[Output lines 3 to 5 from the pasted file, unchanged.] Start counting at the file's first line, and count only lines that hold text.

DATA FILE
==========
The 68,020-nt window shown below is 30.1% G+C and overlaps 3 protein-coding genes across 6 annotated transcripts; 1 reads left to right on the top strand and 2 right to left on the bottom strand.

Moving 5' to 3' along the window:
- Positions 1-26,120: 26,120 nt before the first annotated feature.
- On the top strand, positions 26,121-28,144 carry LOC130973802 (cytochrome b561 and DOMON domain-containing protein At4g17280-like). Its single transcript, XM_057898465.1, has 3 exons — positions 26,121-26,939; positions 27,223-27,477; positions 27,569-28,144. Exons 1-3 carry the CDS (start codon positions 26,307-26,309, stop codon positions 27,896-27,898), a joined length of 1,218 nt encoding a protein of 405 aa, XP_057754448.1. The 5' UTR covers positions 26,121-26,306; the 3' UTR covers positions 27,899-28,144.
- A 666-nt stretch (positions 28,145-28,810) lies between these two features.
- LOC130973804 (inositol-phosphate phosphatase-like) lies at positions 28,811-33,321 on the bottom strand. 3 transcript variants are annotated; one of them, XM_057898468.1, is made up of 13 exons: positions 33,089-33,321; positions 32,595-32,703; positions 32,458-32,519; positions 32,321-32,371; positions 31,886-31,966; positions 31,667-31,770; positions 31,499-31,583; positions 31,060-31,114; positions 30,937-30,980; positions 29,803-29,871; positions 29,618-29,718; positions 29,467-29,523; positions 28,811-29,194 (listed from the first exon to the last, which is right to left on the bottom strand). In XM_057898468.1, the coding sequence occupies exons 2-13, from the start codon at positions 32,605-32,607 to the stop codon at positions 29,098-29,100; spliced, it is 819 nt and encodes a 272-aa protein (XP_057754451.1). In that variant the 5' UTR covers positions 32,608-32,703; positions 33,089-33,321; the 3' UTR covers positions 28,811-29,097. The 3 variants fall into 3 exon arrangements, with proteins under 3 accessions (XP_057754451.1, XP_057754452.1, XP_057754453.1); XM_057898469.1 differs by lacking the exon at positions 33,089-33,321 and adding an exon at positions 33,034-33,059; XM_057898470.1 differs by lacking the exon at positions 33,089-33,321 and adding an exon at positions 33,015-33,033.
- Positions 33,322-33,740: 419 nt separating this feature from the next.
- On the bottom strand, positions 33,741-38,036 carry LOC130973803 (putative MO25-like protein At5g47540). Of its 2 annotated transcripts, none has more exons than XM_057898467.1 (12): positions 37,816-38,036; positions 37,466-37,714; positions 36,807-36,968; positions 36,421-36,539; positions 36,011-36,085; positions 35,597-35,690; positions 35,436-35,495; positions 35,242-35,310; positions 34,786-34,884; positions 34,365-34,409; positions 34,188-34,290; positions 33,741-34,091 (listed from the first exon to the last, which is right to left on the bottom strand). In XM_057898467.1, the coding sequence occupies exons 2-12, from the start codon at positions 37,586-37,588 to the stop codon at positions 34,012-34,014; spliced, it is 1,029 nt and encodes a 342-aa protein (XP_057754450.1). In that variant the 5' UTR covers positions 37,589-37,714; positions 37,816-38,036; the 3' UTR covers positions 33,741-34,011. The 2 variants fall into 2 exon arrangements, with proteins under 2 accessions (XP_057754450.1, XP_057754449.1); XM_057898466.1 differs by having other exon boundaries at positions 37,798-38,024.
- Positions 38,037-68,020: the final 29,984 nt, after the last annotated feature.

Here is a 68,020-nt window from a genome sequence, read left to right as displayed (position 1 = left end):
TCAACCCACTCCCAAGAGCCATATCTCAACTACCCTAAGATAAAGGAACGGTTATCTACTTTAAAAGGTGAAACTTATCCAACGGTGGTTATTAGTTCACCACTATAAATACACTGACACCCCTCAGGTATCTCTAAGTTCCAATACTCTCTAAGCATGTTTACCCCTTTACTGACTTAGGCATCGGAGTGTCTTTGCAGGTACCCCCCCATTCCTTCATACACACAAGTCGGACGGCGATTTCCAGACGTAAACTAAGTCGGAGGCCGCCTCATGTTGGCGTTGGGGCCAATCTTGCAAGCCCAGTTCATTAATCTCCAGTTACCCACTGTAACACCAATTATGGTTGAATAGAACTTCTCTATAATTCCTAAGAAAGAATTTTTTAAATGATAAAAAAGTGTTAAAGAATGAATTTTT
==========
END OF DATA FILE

- Positions 1-26,120: 26,120 nt before the first annotated feature.
- On the top strand, positions 26,121-28,144 carry LOC130973802 (cytochrome b561 and DOMON domain-containing protein At4g17280-like). Its single transcript, XM_057898465.1, has 3 exons — positions 26,121-26,939; positions 27,223-27,477; positions 27,569-28,144. Exons 1-3 carry the CDS (start codon positions 26,307-26,309, stop codon positions 27,896-27,898), a joined length of 1,218 nt encoding a protein of 405 aa, XP_057754448.1. The 5' UTR covers positions 26,121-26,306; the 3' UTR covers positions 27,899-28,144.
- A 666-nt stretch (positions 28,145-28,810) lies between these two features.